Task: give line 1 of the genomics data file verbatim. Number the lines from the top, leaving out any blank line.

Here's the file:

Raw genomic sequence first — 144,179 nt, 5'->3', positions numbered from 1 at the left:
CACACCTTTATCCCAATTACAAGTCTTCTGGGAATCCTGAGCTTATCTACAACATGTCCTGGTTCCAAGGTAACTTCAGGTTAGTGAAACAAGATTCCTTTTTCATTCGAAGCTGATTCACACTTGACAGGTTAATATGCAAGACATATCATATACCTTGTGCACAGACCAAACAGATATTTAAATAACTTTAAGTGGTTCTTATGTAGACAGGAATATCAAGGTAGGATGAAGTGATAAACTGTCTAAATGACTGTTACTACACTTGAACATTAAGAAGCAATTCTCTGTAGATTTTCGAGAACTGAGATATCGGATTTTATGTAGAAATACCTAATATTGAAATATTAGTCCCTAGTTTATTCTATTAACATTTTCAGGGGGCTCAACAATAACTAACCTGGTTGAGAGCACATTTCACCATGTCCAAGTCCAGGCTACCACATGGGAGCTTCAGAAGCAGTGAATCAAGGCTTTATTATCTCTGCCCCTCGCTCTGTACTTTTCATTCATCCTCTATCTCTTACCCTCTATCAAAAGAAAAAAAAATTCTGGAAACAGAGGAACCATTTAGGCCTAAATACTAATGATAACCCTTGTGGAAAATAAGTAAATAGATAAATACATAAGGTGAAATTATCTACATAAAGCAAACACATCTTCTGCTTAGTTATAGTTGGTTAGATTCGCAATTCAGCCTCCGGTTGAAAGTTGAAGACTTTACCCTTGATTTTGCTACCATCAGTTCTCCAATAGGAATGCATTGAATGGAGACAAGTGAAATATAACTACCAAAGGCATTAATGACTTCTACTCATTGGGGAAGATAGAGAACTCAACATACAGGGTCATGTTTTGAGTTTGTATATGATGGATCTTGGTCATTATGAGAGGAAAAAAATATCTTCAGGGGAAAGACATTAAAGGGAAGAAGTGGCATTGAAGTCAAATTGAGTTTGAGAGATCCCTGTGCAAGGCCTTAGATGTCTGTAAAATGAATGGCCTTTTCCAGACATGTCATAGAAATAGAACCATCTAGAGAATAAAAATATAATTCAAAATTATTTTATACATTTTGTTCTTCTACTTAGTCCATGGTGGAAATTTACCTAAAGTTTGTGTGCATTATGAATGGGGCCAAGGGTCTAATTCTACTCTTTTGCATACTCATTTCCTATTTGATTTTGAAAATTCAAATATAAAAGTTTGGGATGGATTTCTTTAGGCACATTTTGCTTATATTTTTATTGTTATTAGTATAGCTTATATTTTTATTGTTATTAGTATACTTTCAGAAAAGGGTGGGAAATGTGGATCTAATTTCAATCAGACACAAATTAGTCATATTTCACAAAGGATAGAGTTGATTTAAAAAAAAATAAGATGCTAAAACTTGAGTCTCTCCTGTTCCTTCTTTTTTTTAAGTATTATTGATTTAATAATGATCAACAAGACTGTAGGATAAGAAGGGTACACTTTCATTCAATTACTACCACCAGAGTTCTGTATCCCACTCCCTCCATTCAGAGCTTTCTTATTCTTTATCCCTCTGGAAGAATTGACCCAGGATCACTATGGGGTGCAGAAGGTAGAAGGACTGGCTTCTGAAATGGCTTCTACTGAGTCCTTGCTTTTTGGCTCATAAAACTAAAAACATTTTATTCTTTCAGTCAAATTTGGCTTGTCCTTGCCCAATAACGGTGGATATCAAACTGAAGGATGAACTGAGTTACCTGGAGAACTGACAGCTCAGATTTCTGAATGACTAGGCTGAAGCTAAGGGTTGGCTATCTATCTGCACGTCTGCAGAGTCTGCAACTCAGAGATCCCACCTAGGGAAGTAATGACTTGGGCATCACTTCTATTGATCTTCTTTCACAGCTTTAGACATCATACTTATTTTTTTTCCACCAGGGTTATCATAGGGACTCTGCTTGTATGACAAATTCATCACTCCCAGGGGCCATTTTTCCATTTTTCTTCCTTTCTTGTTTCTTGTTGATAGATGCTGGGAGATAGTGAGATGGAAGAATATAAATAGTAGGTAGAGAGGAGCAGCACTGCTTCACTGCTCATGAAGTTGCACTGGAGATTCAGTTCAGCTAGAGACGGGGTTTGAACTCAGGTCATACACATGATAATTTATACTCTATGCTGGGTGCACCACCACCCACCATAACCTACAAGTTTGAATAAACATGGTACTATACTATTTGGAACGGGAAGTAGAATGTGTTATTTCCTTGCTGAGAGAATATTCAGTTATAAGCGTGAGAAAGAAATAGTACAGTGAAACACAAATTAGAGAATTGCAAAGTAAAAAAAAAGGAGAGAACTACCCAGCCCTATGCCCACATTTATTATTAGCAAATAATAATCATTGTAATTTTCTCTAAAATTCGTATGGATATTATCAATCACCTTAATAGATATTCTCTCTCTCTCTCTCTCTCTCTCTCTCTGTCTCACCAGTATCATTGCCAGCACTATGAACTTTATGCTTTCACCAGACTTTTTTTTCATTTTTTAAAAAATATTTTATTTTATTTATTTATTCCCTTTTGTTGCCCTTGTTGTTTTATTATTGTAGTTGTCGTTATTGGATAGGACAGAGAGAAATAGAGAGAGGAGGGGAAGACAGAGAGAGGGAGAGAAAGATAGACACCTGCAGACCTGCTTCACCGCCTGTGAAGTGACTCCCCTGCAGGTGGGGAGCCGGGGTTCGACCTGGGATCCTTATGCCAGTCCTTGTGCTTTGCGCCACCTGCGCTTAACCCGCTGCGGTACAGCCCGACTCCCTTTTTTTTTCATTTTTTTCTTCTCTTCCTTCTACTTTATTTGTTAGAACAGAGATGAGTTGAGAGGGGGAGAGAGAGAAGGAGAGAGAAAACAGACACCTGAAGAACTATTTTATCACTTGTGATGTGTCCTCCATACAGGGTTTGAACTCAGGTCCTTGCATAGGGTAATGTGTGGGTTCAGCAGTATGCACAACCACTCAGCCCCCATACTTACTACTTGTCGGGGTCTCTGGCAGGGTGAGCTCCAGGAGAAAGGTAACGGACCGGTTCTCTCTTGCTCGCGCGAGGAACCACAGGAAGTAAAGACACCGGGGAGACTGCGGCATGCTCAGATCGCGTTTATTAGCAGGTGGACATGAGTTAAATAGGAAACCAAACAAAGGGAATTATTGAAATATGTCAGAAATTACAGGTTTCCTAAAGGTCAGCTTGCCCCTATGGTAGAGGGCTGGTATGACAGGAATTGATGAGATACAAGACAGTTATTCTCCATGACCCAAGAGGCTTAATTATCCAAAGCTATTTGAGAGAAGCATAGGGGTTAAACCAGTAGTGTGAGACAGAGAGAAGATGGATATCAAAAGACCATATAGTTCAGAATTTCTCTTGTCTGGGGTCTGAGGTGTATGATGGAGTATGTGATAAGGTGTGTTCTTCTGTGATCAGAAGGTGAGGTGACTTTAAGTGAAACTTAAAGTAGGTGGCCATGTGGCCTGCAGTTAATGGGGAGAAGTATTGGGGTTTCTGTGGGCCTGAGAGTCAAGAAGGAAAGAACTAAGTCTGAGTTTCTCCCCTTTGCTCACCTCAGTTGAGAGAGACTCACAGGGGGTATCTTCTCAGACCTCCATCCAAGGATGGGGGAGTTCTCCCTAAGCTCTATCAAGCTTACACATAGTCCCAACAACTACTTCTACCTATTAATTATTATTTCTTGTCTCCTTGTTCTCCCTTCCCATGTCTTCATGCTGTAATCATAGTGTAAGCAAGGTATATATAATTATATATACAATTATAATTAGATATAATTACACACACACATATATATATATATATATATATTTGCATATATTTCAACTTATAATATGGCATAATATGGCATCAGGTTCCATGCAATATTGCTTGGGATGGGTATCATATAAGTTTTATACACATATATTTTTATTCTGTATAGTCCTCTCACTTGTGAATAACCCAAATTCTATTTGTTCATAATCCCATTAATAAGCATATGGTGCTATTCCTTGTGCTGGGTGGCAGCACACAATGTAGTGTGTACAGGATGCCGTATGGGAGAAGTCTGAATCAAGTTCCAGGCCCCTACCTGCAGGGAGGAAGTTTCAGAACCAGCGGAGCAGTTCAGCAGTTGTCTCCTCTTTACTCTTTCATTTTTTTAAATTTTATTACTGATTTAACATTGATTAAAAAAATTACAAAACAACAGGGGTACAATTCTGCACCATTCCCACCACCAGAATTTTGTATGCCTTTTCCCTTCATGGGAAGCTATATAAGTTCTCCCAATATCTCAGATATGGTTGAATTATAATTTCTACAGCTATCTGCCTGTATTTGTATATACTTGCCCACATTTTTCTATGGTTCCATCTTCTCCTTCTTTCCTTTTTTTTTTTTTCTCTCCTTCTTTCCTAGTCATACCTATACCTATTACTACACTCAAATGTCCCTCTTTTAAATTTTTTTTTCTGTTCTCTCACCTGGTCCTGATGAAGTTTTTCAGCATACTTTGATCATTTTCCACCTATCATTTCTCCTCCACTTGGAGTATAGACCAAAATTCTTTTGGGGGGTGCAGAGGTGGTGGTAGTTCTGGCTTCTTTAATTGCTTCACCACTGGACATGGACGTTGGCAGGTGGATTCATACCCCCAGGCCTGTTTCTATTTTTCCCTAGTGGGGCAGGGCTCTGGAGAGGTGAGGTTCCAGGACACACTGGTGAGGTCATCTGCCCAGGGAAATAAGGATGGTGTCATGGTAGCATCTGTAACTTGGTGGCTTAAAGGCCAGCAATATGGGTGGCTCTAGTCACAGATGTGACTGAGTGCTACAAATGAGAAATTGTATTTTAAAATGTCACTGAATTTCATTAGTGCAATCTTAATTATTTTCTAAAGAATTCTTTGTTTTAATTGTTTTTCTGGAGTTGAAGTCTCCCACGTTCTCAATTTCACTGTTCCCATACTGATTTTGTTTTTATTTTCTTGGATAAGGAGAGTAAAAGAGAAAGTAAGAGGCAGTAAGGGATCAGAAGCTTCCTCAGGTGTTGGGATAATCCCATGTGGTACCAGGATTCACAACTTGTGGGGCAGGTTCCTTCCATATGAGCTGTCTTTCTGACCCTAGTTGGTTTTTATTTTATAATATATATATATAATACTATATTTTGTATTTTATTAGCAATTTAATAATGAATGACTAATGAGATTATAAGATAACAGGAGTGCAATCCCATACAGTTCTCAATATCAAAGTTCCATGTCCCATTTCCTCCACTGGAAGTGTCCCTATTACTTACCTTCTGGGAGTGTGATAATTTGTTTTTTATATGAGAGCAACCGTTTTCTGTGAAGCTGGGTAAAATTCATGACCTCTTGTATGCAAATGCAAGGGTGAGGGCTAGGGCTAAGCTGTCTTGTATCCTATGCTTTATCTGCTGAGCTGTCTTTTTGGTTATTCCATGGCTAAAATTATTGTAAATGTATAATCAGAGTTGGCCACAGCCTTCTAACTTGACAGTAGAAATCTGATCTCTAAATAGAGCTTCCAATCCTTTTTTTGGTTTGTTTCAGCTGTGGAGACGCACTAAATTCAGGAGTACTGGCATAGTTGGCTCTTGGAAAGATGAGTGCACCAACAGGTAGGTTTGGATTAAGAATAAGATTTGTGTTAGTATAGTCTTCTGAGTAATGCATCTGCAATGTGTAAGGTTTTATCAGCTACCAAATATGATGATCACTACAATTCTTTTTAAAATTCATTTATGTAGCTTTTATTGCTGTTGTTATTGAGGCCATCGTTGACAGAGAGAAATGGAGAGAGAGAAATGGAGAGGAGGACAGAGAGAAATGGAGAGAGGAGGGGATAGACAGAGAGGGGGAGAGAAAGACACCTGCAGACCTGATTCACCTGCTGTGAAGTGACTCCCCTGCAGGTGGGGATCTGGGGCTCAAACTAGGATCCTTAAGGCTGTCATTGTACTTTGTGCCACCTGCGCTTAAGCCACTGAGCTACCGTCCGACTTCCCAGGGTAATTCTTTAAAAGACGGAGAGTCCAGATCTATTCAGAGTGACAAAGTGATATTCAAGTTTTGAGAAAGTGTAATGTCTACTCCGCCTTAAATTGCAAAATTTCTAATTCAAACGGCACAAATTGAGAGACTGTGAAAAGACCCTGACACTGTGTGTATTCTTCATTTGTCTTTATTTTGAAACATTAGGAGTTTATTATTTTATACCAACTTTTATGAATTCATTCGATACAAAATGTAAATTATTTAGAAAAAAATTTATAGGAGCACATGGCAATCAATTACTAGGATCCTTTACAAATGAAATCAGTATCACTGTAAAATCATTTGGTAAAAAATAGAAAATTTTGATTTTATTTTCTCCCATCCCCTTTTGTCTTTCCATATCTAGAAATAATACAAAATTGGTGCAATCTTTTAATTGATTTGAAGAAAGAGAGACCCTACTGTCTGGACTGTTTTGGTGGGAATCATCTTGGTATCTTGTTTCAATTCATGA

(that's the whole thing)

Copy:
Raw genomic sequence first — 144,179 nt, 5'->3', positions numbered from 1 at the left: